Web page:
Here are the facts: A woman was hit by a man on a racing bike in New York’s Central Park last Thursday, and died from her injuries on Monday. Swerving to avoid a group of pedestrians on the park’s crowded road loop, the cyclist had crashed into the victim, a mother of two from Connecticut. He waited at the scene for the police. It was the second time in two months a pedestrian has been killed by a cyclist in New York City, and both incidents took place in Central Park.
The death of Jill Tarlov was a tragedy; the circumstances and the contours of fault, blame and criminality have been sketched out elsewhere, so I won’t do the same here.
The public debate, however, has predictably evolved into something more expansive. It has prompted New York City’s semi-annual referendum on Bike Culture, an event so fraught with threats and hyperbole they ought to sell tickets.
Fortunately, it’s free – so grab some popcorn and start your browsers.
If you want to understand the friction that cyclists cause in the nation’s densest and least car-dependent city, this nebulous phrase, “Bike Culture,” is a good place to start. Many bike riders would have trouble defining it. Yet, like all such designations, it’s a useful term for outsiders. Once we establish that there is such a thing as Bike Culture, we can diagnose its problems and hold it accountable when something goes wrong.
Those who generally have a low opinion of the city’s bike-riding population, especially the New York Post, have viewed the Central Park collision as a moral tale about cyclists at large. Andrea Peyser, a columnist from the depraved tabloid, calls bikers “terrorists on wheels,” putting her in fierce competition with Washington Post writer Courtland Milloy for the annual Bikelash Awards. From the New Yorker to the New York Statehouse, people on bicycles have been denounced as reckless and self-righteous scofflaws.
It feels pointless, as a bicycle rider, to rebut these pieces, because each one is the same as the last. (Adam Sternbergh’s 2011 guide to the form is evergreen.) Suffice it to say that a number of bike riders feel the vitriol is disproportionate. Deaths caused by bicycles are exceedingly rare. Between 1996 and 2005, 11 New York City pedestrians were killed by cyclists. During the same period, 225 cyclists and 1,944 pedestrians were killed by cars. And in the last nine years, six New Yorkers have been killed by bicycles. But a New York City pedestrian is killed by a car every 30 hours.
Those numbers don’t excuse dangerous, aggressive or disrespectful bike riding. (On the contrary, they serve as a reminder that we — despite our own vulnerability amid buses, trucks and cars — can also cause harm.) But they do raise a question bicycle riders ought to confront: Why, when cars are hundreds of times more dangerous, have bicycles become the de facto urban menace?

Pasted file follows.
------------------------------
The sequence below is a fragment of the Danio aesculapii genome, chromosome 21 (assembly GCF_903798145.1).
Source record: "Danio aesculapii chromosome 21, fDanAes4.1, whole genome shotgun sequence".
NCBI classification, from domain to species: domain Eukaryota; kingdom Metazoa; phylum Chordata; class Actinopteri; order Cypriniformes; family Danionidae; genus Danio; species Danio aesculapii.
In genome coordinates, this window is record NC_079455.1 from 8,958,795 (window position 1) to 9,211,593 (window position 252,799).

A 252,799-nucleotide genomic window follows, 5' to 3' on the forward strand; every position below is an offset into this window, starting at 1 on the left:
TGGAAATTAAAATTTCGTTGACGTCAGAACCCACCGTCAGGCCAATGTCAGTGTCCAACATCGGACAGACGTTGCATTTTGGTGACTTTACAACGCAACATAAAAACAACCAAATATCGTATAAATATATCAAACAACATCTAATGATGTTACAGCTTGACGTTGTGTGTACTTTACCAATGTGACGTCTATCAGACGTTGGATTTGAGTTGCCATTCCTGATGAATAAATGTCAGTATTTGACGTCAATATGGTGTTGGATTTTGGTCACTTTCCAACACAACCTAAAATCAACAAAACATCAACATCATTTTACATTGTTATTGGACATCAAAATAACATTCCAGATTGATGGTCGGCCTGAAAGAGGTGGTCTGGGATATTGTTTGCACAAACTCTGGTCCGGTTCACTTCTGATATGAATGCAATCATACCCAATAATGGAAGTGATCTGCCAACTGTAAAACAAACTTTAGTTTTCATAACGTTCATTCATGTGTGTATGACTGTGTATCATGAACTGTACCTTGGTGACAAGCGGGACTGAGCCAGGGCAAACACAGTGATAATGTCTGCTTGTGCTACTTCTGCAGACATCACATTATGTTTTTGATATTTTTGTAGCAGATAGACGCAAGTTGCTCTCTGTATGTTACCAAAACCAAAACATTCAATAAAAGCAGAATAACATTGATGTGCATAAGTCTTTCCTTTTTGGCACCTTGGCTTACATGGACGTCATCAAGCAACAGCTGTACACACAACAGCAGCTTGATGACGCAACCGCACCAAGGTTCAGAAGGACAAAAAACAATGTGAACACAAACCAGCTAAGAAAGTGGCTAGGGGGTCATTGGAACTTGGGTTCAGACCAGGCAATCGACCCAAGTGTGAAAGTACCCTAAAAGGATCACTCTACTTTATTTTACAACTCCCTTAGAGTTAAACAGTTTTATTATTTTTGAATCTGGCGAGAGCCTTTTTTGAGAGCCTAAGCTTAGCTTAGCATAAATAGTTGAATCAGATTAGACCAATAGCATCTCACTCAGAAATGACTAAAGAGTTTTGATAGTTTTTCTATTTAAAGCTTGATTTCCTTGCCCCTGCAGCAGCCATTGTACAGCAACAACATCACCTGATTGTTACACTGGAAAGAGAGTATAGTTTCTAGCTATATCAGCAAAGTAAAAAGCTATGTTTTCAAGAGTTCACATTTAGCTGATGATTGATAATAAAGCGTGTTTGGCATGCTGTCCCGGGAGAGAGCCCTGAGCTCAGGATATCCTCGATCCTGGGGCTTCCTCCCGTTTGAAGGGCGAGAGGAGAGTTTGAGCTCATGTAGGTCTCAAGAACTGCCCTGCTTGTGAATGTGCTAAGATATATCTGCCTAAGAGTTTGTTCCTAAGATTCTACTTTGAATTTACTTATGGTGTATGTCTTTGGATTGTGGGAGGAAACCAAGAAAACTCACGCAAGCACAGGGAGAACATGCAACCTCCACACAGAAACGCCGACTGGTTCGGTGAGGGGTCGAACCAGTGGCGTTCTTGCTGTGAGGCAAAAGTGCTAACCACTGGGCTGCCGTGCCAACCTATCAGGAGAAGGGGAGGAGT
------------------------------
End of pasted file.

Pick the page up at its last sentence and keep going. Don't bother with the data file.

Why does state Sen. Diane Savino feel it’s acceptable to yell at cyclists out her car window: “Find a fucking bike lane and get in it!”? (Especially when her borough, Staten Island, has only six bike lanes.)
What, in short, is Bike Culture – and how can we fix it? What unites lycra-clad racers, tykes on trikes, immigrant deliverymen, moms with Dutch step-throughs, dads with baby seats, fixie kids, Citibike bros, and the regular Joes and Janes commuting up Second Avenue with their right pant legs tucked into their socks?
More than anything, I’d argue, this disparate group is defined by what it lacks: proper infrastructure. To ride a bicycle in New York, as in so many other American cities, is to be in a constant state of mental agitation, primed to adapt to dangerous, unfriendly and inscrutable road conditions. Bike Culture has no shape of its own. Its contours are imposed from without, like hot metal filling a mold.
New York drivers tend to believe they have spent the last decade making concessions, and now expect cyclists to adhere to a code of conduct as regimented and rule-bound as their own. But that’s not yet possible. There is no network of bike lanes or paths that mirrors, in the most remote sense, the automobile or pedestrian street grid. Urban cyclists routinely find themselves at junctures that planners simply haven’t foreseen, where no one seems sure of what’s expected.
Those routes that do exist may be full of people waiting to cross the street (1st Avenue), or plowed snow (Bleecker Street). They may be in the reach of car doors liable to open at any second, or cut through every two blocks by cars turning left (Sixth Avenue). They may switch, at an intersection, from the right side of a busy street to the left — as the bike lane on Lafayette Avenue in Brooklyn does.
Every time a taxi, delivery truck or police car parks in the bike lane, that whole, controversial piece of infrastructure becomes worse than useless. Because cyclists must then join the rapid flow of traffic, a blocked bike lane is more dangerous to cyclists (and more bothersome to motorists) than having no bike lane at all.
I can see how the culture of riding a bicycle in New York might seem, to motorists and pedestrians, like a strategy devised at the offices of the Bike Lobby. But if there’s any appearance of unity about it, it’s because all cyclists are reacting to the same challenge: how to navigate, on a 20-pound bicycle going 10 miles per hour, an environment designed for and occupied by 2,500-pound automobiles going 30 miles per hour. That sometimes means breaking automobile traffic laws. When it does, cyclists (of course) have a responsibility to make sure they don’t put pedestrians at risk.
Bike Culture, such as it exists, is a highly malleable and responsive thing. Fixing the city’s transportation network will fix the way cyclists use it.